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Miami Dolphins: 2021 Preseason Predictions and Preview

Tua Tagovailoa, Miami Dolphins

Tua Tagovailoa's second season is almost certain to be better than his first

A stunningly successful season crashed with a thud, a 56–26 defeat in Buffalo that ensured the Miami Dolphins would not make the playoffs, extending the franchise’s playoff win drought to a full 20 years.

“We’re disappointed in our performance today,” then-second-year Dolphins head coach Brian Flores said. “It wasn’t good enough in any phase.”

Still, as disappointing as the finale was, it shouldn’t put a damper on what the Dolphins did in 2020, rising from 5–11 to 10–6 and doing so while breaking in a rookie quarterback, shuffling multiple rookies on the offensive line and integrating several new players on a much-improved defense — all while dealing with COVID-19 and other distractions.

Now, in the third year of the Flores/Chris Grier plan, no one is discussing tanking or even rebuilding. It’s time to make the playoffs and do something when they get there. 

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OFFENSE

Tua Tagovailoa arrived with considerable hoopla. But during his rookie season, it felt like he was forced to jump through too many hoops. Some of it was due to the quarterback’s serious hip injury at Alabama, which was the only reason he was still available for the Dolphins to pick at No. 5, but which also limited his strength and football training during the offseason. But then, he didn’t get the benefit of a normal training camp or even a single preseason game to acclimate to the NFL. And once the season started, Flores and offensive coordinator Chan Gailey kept going back to security blanket Ryan Fitzpatrick, which appeared to undermine Tagovailoa’s confidence.

Flores has repeatedly said he believes in Tagovailoa, and the front office showed signs this offseason that it trusts him as well. Gailey is gone, replaced by co-coordinators Eric Studesville and George Godsey, both promoted from within and familiar with Tagovailoa’s strengths and weaknesses after he went 6–3 as a rookie. And while the Dolphins added running back Malcolm Brown to low-cost options Myles Gaskin and Salvon Ahmed, they significantly upgraded the speed at receiver to generate more yards after the catch.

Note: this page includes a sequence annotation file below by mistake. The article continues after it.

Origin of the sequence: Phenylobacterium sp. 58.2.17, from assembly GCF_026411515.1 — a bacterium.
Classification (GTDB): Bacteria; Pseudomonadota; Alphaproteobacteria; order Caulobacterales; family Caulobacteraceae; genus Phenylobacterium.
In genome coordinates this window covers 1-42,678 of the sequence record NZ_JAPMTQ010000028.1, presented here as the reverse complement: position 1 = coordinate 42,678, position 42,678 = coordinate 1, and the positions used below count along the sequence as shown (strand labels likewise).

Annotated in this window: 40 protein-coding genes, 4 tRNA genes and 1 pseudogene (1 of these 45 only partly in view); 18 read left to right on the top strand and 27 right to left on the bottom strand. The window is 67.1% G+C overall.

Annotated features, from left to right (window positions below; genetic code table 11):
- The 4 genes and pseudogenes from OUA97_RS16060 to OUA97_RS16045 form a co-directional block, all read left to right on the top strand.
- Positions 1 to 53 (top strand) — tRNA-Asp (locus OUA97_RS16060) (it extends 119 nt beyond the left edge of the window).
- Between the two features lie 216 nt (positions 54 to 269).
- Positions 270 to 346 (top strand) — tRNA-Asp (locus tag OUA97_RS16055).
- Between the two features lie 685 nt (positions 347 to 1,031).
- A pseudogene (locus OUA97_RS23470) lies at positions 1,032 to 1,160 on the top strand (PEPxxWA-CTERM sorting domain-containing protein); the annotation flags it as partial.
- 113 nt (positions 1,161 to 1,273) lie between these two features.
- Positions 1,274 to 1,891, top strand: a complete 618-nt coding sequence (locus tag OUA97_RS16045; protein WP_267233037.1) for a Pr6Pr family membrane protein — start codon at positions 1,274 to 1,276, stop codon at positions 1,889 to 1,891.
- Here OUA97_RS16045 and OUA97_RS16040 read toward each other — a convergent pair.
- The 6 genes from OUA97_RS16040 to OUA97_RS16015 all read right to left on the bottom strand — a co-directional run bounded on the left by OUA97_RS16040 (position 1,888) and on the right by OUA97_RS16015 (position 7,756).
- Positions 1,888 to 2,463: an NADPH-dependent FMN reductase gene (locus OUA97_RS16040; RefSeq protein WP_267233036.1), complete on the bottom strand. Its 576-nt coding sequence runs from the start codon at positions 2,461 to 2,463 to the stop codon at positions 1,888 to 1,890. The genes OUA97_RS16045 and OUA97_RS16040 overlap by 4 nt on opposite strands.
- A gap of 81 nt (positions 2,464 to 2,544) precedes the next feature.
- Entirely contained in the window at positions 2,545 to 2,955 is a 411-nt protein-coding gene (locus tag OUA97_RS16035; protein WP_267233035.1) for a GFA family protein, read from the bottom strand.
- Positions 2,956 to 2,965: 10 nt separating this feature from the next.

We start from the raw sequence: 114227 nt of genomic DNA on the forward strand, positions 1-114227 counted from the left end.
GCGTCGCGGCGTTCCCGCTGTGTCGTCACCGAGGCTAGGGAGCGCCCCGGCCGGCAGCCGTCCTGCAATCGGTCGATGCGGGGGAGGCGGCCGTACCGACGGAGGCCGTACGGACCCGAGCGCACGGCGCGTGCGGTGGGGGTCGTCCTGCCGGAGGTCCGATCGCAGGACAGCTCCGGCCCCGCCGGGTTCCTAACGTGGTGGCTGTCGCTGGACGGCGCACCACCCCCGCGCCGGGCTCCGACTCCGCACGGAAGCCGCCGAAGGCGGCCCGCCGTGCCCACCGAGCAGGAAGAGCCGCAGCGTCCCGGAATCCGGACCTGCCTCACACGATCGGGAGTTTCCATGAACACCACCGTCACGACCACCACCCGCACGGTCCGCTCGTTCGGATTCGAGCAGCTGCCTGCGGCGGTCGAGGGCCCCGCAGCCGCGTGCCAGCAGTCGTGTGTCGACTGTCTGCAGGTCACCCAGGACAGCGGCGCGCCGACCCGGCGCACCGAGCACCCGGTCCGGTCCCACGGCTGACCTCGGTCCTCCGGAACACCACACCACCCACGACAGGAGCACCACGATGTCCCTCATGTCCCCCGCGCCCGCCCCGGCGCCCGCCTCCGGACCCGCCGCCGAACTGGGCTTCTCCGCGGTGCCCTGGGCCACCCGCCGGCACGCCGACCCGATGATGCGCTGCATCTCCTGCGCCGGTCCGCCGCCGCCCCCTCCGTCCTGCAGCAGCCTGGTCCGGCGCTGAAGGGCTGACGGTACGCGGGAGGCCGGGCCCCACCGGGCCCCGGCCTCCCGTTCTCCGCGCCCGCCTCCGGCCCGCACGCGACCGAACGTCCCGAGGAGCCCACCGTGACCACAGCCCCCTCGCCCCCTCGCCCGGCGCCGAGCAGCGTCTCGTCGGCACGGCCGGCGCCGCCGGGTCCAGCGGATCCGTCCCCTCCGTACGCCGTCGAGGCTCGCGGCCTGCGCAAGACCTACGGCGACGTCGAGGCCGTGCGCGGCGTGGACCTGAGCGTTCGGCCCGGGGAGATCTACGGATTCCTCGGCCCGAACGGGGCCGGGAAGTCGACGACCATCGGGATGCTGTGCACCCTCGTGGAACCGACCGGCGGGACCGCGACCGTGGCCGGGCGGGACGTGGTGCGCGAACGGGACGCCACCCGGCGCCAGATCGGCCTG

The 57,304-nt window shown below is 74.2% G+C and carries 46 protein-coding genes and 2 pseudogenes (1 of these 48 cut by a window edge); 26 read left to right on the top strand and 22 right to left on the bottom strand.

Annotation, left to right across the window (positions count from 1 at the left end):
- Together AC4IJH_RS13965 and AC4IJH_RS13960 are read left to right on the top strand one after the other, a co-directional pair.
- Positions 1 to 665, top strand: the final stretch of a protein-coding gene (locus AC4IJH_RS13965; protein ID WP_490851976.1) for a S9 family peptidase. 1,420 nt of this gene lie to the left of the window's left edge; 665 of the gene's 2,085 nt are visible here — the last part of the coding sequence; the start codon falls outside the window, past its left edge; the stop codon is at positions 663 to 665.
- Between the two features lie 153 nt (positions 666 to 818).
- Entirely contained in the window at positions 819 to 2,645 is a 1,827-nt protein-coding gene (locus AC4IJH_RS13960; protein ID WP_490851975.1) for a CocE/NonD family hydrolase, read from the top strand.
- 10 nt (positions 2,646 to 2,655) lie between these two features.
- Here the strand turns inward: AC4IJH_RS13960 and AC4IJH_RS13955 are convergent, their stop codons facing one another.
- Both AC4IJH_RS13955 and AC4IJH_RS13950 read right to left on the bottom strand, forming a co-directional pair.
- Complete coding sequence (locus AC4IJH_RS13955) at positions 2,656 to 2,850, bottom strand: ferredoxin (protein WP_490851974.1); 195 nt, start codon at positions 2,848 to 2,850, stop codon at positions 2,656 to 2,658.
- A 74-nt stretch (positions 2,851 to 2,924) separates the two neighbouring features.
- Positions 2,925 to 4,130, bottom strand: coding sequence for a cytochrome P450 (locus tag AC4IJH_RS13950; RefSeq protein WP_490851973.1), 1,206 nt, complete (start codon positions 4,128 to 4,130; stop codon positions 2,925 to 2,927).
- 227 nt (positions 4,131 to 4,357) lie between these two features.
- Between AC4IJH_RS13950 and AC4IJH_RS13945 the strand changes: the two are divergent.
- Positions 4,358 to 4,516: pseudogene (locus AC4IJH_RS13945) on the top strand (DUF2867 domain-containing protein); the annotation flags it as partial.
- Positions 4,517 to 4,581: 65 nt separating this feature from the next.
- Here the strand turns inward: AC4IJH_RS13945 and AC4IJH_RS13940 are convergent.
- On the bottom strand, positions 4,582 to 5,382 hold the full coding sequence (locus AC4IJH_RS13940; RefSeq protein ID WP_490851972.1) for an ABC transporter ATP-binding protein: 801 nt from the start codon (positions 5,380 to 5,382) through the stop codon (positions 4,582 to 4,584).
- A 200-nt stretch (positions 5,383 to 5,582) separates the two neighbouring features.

That started with Will Fuller V, a burner from the Houston Texans who joins on a one-year deal; he will debut in Week 2 after he finishes out a six-game suspension in Week 1. And it continued in the first round of the draft with Tagovailoa’s former Crimson Tide teammate Jaylen Waddle at No. 6 overall. They will complement more physical holdovers DeVante Parker and Preston Williams, both of whom have had injury issues but have shown the ability to get the ball in single coverage, and tight end Mike Gesicki, who emerged as a top-flight target and should be energized with his contract expiring.

Now Tagovailoa, who threw for just 181 yards per game in a mostly micromanaged offense, must show a willingness to let it rip. He is certainly arriving more physically ripped than last season, as evidenced in his Instagram posts. But to lift the offense (22nd in yards in 2020), he needs to trust himself, his receivers and his line.

The latter may remain a work in progress. Austin Jackson, Robert Hunt and Solomon Kindley all had their moments, good and bad, as rookies, and all project to start in their second seasons, with Jackson working at tackle and Hunt and Kindley likely at guard. Now another rookie, the durable Liam Eichenberg, arrives to compete for time. Matt Skura is the new center; he’s proven to be a dependable blocker but struggled with his snaps last season for Baltimore. It will also help if Gaskin breaks out. The Dolphins put enormous faith in him by passing on top running back prospects such as Alabama’s Najee Harris for the second straight draft. He has some wiggle, while Ahmed is more straight ahead. Both averaged better than four yards per carry, but it’s still questionable whether either can carry an offense.